Wednesday, November 25, 2009

US, UK see 25% drop in student visa applications

The US and UK may not be top destinations for higher education anymore. Over the past one year, the number of Indian students going to these countries has fallen by as much as 20-30%, reports CNBC-TV18's Neeyati Shah. Getting educated on foreign shores seems to be losing its charm. The US, which has been the most popular study destination, has seen a 25-30% drop in the number of visas being granted to Indian students. Visas to the UK have fallen 20-25%, and Australia, which is the least expensive, has been the worst hit with a 50-60% drop.

Experts say there is a sharp fall in the number of visa applications being filed, possibly because scholarships are difficult to come by. Karan Gupta, International Education Consultant, Karan Gupta Consulting, says, "Scholarships have come down. Many business schools are now reluctant on giving large funds to students. Where previously a student could even get 50-80% of the tuition fee as scholarship, those numbers have really come down. Schools don't have that many awards to give. They don't have that many funds at their disposal. We have also seen that student loans have become very difficult to get."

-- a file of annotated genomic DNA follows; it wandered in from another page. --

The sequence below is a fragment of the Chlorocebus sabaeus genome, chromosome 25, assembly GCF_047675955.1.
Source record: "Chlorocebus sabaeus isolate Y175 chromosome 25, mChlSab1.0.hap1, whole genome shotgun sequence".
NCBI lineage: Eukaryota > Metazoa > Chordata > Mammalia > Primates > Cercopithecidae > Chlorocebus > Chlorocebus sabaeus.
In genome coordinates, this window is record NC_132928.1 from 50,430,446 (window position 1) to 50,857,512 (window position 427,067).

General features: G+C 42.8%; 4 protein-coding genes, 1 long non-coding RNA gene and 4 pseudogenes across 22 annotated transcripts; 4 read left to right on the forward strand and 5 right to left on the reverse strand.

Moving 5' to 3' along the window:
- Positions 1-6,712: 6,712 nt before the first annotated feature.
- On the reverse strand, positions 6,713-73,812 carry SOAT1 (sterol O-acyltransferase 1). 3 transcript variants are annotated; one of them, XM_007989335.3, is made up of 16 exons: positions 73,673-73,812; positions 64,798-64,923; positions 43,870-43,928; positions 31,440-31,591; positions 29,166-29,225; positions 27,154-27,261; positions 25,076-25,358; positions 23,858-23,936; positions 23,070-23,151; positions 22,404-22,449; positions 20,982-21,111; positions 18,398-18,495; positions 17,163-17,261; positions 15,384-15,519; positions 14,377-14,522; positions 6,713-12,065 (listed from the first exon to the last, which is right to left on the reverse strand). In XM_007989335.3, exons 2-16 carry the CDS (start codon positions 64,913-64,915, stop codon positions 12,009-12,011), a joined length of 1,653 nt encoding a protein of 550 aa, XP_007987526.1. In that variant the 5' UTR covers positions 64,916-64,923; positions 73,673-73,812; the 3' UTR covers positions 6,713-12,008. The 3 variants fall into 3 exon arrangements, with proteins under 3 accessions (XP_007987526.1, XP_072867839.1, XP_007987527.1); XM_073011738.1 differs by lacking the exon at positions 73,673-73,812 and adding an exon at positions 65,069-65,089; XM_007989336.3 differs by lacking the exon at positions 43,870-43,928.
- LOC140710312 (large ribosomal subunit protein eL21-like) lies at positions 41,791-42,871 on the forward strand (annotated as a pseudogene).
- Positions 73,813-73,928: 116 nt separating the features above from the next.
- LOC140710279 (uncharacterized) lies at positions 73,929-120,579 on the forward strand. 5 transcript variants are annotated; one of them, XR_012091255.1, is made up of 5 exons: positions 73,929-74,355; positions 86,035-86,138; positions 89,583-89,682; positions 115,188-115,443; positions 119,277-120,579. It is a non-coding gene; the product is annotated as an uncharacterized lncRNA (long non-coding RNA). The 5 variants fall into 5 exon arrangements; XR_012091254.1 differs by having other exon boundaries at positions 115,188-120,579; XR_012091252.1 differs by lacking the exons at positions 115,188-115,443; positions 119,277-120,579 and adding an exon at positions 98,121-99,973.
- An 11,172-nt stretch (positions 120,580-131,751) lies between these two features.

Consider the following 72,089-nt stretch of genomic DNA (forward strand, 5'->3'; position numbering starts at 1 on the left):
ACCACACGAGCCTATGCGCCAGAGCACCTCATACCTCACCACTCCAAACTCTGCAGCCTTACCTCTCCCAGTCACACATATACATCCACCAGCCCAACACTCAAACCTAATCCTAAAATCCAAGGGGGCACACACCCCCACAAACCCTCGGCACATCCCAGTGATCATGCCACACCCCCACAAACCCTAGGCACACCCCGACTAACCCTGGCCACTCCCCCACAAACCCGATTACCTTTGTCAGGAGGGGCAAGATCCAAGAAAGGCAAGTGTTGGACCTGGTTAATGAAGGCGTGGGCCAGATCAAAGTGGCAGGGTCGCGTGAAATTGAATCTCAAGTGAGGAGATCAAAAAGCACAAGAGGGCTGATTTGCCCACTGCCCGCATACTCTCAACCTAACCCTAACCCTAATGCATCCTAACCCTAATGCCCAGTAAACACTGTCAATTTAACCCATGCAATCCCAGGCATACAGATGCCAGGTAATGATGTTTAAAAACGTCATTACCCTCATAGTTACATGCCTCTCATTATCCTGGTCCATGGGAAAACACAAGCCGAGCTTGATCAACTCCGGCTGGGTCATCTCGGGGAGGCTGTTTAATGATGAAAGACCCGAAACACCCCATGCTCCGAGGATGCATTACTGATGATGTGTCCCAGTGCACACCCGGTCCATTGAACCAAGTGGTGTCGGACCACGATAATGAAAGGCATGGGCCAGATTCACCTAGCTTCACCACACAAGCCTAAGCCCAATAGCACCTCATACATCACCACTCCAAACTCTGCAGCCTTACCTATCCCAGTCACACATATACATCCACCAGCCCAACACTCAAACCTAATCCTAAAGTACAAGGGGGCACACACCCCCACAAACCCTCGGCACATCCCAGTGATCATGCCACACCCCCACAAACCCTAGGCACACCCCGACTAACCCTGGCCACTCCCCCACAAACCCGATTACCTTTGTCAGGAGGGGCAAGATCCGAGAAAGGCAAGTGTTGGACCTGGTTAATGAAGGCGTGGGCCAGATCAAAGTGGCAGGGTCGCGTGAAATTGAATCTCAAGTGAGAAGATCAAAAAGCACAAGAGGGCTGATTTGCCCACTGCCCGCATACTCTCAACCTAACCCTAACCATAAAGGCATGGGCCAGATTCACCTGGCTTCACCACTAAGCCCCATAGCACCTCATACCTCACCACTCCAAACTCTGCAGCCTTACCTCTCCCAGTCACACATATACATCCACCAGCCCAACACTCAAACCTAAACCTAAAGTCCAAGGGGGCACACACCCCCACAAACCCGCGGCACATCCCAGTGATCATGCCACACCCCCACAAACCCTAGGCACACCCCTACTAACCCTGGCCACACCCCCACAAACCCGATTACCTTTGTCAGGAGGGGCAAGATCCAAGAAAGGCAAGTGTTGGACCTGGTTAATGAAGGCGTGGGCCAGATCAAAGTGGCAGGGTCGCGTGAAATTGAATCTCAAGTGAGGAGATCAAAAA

Last year, the inflow of Indian students contributed about USD 3 billion to the US economy. But this number will now fall steeply, as only 30% of US institutions have seen an increase in enrolments by Indian students. Experts say an uncertain job environment is also to blame.

David Johnson, Dean, St Antony's College, Oxford University, says, "A lot of the jobs as we understood them to be in the past are much more virtual. Where there are necessary jobs for the economies of the United Kingdom, United States, Germany, and other parts of Europe are already being done in India because they are outsourced, so jobs are virtual."

The US International Education Foundation says another reason for this low interest is the sharp rise in the number of international schools in India. But countries like the UK are confident that numbers will become better. They expect a standard 15-20% increase in the number of students choosing to study on British shores.

Source: CNBC India

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